One interesting side effect of being around horses is having a unique inside look into that vast stretch of human history that came before the internal combustion engine. With all apologies to my childhood self, who bitterly resented the family car for not being a family horse, I have to admit that the horse was a major stumbling block to human ambition. Having your financial world depending on a fragile, flighty animal whose tendency to bolt has inspired more than one doting owner to refer to them as very large bunny rabbits and whose ability to cripple themselves without even trying has caused those same owners to say that horses were born trying to commit suicide... well, hanging your society's health and wealth on this animal was madness.
Even when they weren't running amok spilling humans and cargo off cobblestones and sideswiping pedestrians (for a recent modern equivalent, see the news stories about that 4th of July parade in Iowa where a team spooked and caused mayhem including one death) there was the issue that they could get sick. En masse. And then your economy did too, since you needed the equines to deliver goods and people. The best example came in 1872, when an equine flu swept the
No wonder people embraced the machine. But until they had the option, we were stuck with the horse. And the horse was stuck with us. For every miserable person cursing his lame transportation, there were dozens of horses suffering from people who had no idea how to train them. Which is where Farley sets his tale.
1958, Random House
(1980 paperback edition shown, il. Ruth Sanderson)
When the Black bruises his foot racing overseas, Alec and Henry Dailey set off for home to rest him. Delayed at takeoff, the two horsemen pass the time by talking horses, and Henry recounts his youthful experiences with his older brother Bill, a horse tamer. When Alec asks why they were called tamers, Henry answers:
"Training takes time, Alec, as you know, and these men had no time. They did a job in a matter of hours--a few days at most--and then went on to the next case. Some of the horses, too, were worse than wild animals--vicious, mean horses. Most often, of course, they were the result of bad handling by their owners. But come to think of it, what kind of job would you and I do on that plane outside? We're no mechanics and, as I say, so many owners in the old days weren't horsemen. They just needed a horse to get around. They made mistakes, plenty of 'em--and they suffered for it. So did their horses.
And then the actions goes back in time to 1883, when Henry is a kid sent to spend a summer with his 30-year-old brother Bill, a carriage maker. Bill's more interested in horses than in what they pull, and a chance meeting with an Irish peddler named Finn Caspersen turns him into an itinerant horse tamer. The brothers and Finn begin touring the towns and small cities of the East with Bill taking on every community's worst horse and turning out impressive performances.
Suddenly Wild Bess reached for him, her head as pointed as a snake's. Bill jumped away, pulling her head around and staying close to her hindquarters. Her long tail cut the air and without thinking he grabbed the tail with his free hand and hung on. She spun him around and he barely kept his feet as they made several tight circles.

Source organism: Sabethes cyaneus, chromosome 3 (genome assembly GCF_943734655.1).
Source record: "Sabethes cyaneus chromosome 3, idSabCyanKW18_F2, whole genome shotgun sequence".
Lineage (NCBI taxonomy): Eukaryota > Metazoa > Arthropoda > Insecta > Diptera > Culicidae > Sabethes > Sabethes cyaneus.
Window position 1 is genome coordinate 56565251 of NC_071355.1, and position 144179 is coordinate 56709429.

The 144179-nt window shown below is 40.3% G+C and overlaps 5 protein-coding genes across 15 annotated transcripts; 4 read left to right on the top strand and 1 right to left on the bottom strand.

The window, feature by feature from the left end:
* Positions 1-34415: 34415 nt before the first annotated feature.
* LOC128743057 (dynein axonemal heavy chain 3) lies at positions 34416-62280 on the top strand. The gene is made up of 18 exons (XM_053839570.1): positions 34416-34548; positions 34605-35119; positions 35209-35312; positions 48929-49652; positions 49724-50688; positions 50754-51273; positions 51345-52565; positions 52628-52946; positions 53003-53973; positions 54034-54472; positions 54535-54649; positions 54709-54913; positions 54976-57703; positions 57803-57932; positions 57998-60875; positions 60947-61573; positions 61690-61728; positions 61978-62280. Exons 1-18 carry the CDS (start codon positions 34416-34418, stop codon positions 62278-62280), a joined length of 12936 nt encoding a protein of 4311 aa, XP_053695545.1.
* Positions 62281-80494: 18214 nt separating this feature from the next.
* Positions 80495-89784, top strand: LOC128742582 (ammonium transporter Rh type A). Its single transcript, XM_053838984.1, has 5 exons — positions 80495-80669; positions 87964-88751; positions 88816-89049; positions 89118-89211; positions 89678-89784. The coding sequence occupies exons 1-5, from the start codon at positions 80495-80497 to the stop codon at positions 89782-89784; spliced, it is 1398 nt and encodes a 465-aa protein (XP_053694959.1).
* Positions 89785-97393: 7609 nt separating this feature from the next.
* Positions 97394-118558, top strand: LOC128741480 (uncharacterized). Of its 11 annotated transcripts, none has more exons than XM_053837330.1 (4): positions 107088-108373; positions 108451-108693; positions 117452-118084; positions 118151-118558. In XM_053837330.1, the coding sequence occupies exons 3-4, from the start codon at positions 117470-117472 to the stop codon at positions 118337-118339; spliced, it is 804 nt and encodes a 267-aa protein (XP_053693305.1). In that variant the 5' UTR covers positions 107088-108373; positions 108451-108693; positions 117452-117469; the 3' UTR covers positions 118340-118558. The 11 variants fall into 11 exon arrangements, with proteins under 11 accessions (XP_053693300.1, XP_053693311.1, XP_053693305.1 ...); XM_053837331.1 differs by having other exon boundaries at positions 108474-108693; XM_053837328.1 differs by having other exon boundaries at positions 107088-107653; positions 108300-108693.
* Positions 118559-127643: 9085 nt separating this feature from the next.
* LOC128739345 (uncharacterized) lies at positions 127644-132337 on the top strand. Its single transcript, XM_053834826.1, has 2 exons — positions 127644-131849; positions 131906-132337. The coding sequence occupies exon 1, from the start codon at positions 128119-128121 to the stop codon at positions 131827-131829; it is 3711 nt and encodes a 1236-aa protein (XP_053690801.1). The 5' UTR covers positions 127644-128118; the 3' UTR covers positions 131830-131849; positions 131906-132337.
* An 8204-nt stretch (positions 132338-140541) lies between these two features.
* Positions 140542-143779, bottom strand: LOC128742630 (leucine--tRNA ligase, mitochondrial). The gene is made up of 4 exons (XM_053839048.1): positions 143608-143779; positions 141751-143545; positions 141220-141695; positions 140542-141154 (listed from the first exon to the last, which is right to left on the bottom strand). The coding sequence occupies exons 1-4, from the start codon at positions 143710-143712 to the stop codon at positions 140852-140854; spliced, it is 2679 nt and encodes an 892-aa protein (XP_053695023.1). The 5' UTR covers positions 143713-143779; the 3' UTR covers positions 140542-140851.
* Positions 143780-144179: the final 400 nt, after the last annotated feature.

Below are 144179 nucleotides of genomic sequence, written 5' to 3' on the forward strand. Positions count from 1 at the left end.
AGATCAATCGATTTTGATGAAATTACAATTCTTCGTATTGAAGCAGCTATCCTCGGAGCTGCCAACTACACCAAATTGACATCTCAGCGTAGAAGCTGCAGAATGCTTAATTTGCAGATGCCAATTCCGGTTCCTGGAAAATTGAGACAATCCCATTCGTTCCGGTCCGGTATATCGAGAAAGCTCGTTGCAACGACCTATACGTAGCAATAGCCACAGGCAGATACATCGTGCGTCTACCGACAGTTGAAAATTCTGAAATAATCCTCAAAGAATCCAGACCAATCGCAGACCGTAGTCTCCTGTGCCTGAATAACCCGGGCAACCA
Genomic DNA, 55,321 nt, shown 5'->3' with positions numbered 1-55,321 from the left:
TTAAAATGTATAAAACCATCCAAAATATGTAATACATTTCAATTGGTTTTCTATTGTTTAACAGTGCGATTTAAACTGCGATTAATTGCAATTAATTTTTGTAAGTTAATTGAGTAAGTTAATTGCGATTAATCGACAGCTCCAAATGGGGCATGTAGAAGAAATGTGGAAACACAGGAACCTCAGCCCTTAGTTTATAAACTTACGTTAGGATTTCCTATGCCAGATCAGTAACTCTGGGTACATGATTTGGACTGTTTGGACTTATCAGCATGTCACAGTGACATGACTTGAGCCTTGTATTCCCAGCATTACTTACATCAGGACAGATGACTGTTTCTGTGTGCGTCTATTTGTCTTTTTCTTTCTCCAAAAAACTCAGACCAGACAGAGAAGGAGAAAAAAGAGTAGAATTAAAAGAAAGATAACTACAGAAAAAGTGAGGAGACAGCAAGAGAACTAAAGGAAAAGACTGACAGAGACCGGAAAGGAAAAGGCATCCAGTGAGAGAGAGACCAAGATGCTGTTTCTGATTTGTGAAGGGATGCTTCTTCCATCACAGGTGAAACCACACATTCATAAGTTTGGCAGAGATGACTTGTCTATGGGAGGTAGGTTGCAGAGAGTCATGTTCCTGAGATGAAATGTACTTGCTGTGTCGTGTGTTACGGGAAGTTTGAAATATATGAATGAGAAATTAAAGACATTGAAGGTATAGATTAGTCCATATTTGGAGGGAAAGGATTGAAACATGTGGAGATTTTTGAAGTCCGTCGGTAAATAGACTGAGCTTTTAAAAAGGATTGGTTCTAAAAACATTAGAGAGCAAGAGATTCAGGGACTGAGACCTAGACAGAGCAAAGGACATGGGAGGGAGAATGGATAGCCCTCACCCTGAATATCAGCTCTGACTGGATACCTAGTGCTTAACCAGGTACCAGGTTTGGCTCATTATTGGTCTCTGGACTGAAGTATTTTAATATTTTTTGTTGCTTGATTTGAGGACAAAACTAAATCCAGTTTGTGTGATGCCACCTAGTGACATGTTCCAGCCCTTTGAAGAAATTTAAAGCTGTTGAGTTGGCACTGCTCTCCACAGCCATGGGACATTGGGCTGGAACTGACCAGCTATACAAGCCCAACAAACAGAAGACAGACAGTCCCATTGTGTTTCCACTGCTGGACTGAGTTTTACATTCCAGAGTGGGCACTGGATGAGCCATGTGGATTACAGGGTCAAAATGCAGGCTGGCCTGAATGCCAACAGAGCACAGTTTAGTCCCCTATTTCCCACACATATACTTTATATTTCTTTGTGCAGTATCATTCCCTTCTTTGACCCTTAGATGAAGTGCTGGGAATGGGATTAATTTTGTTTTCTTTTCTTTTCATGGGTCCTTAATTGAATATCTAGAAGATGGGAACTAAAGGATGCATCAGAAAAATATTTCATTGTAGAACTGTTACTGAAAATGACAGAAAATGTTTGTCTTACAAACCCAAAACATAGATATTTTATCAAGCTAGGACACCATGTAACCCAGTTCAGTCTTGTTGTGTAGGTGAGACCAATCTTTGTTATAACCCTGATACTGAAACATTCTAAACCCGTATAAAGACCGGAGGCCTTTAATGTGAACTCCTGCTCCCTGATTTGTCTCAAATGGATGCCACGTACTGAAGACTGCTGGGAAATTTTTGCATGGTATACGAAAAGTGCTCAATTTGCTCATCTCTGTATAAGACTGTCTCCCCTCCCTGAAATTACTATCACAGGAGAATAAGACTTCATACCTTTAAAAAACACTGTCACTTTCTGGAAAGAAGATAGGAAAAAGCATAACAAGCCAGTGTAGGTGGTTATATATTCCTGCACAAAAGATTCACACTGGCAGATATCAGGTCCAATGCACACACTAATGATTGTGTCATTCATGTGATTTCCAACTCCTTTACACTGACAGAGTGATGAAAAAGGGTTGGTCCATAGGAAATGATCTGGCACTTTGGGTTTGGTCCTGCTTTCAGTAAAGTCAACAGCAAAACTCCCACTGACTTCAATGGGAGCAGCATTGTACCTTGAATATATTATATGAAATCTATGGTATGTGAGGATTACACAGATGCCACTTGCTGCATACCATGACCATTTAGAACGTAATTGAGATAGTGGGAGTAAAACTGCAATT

Finn's happy; they're making money. But what Bill wants to do teach the owners, not give a 'show' and the two clash repeatedly over this difference. When Bill catches Finn selling fake 'cures' like a medicine man, he furiously tells him they're through. Finn, calculating, tells him he's learned plenty from him and is going to do his own show, his way. Bill continues his way, and gains respect and prestige, but begins hearing about Finn's enterprise, which has become wildly successful. The brothers head to
Here, hometown boy Farley indulges himself in one of those classic fawning looks at The City:
They found the city itself as forbidding as it was strange, for the streets were crammed with block after block of houses and buildings. Yet they admitted to each other that they felt the strong pull of
I'm not saying he's wrong, but oh, the inevitability of a New Yorker drifting off to gloat over how spiffy they are.
Back on point. Henry and Bill track Finn down, and the usually gentle Bill resorts to ruthless, dangerous tactics to force the fraud out of his racket.
An unusual book for Farley. His only foray into historical fiction, it was otherwise similar in tone to his later books - a little more mystical, a little less character-driven and more heavily plotted than his earlier work. Henry has almost no character as a kid, Finn is a stock big guy with a little conscience, and only Bill has any depth but he's mostly a stock little guy hero. The horse taming methods aren't exactly going to win Bill any accolades today, but in the context of a short-term "tamer" trying to provide a quick fix in an era filled with horses suffering much worse from ignorant owners, it's not a nightmare. Bill repeatedly says he's trying to teach the owners more than the horses, but the owners resist and we see mostly Bill with the horses. The final scene, where Bill springs a nasty surprise on his former partner, is exciting, as are the other tangles between Bill and dangerous horses. The horses--Wild Bess, Tar Heel, and Panic--actually get more depth than most of the people.
Wikipedia for Niblo's Garden, the venue where Bill has the showdown with FinnRandom House
Other Covers1958 hardcover at FantasticFiction - by James Schucker who also illustrated Big Black Horse, Little Black, A Pony, Little Black Goes To The Circus, and The Little Black Pony Races.